When Breath Becomes Air
by Paul Kalanithi
At the age of thirty-six, just months away from finishing his years of training as a neurosurgeon, Paul Kalanithi was diagnosed with stage IV lung cancer. In an instant, Kalanithi’s imagined future with his wife was gone, replaced by pain and uncertainty. Where he had been the doctor before, he was now the patient, struggling to live and find the path that had once been so clear. He had chosen to be a neurosurgeon with the belief that through his work, he could reach an understanding of identity, meaning, and death. Suddenly diagnosed with a terminal illness, Kalanithi described the experience of facing his own mortality as “disorienting” and “dislocating”. Once again, he was left searching for answers. What is the meaning of life? How do you assess your life when faced with death? How do you forge a new identity while death looms near? When Breath Becomes Air is Kalanithi’s attempt to answer these questions and more, striving to reach a conclusion before time runs out.
What I liked most about this book was the author’s writing style. Kalanithi has the kind of eloquent writing style that makes it a pleasure to read any story. He articulated his thoughts clearly and gracefully, despite their sometimes abstract nature, and addressed some of the most difficult questions of life with poise. Throughout the book, he showed that he was compassionate, yet capable of reasoning without the clouding of emotion.
It was particularly inspiring for me to see how Kalanithi became so successful. Through a combination of intelligence, diligence, and ambitious parents, he excelled in academics and in his training as a neurosurgeon. His studies in English as well as his interest in philosophy gave him a unique – and I would argue more well-rounded and open-minded – perspective on his line of work.
It was fascinating to watch Kalanithi’s philosophical journey. He began as an eager student, confident he would find the answers he was looking for in his work. After all, how much closer could one get to understanding individual identity than studying the brain? As a neurosurgeon, Kalanithi would be able to see life and death up close; he believed this would help him better understand both. Facing the probability of his own death shattered Kalanithi’s certainty and caused him to reevaluate his most important values, principles, and beliefs. Because of my Christian faith, I disagreed with how he approached the subject of life, death, and meaning. However, I agreed with many of his assertions and found his opinions to be valuable for provoking a thorough examination of one’s own beliefs.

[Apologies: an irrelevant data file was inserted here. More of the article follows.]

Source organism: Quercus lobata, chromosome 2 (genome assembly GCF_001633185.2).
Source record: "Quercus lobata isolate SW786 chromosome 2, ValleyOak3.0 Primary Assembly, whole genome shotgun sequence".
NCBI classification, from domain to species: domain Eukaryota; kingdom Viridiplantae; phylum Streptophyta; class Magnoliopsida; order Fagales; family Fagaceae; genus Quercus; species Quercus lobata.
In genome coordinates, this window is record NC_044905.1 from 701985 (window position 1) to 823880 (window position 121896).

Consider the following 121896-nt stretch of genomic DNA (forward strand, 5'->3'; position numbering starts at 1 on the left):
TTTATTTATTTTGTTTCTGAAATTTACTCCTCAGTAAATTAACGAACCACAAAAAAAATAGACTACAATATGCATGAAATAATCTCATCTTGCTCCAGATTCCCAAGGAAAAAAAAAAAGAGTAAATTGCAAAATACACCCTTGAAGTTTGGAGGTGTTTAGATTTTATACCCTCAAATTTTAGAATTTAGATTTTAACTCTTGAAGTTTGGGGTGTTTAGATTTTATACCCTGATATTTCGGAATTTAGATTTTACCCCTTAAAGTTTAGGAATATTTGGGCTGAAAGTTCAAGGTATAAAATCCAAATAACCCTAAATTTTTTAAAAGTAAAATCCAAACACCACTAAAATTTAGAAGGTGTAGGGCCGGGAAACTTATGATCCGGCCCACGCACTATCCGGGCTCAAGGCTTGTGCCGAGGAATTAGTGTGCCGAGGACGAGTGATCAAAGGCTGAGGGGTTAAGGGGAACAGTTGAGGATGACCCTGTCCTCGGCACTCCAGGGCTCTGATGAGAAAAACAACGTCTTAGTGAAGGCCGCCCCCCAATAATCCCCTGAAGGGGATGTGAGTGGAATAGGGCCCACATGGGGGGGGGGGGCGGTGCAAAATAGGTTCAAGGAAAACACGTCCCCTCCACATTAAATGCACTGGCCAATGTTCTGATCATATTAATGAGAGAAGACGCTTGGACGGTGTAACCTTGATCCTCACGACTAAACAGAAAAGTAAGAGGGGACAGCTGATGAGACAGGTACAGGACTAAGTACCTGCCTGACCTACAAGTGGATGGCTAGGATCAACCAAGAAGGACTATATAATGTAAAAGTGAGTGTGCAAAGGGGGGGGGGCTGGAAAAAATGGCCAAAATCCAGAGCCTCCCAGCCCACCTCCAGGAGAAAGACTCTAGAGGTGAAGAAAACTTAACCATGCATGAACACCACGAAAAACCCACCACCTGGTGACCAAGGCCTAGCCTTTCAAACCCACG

I would recommend this book for older readers. There are a few instances where profanity is used, but the real issue for younger readers is the subject matter. Kalanithi focuses primarily on how the choices we make give our lives meaning and how those choices change when we are faced with death. This may be a bit abstract for younger readers; however, a particularly mature young reader might be able to understand and appreciate this book, with parental guidance given as needed. When Breath Becomes Air is a beautifully written, deeply moving memoir that will speak to all of its readers.
I don’t know any 36 year olds but I think that he was braver and wiser than most 😉
He didn’t quit when he was given the diagnosis (“Why me?” which he answers with “Why not me?”) instead he tried to make the most of his time. I have a review too on my blog if you want to check it out but it’s not as good as yours
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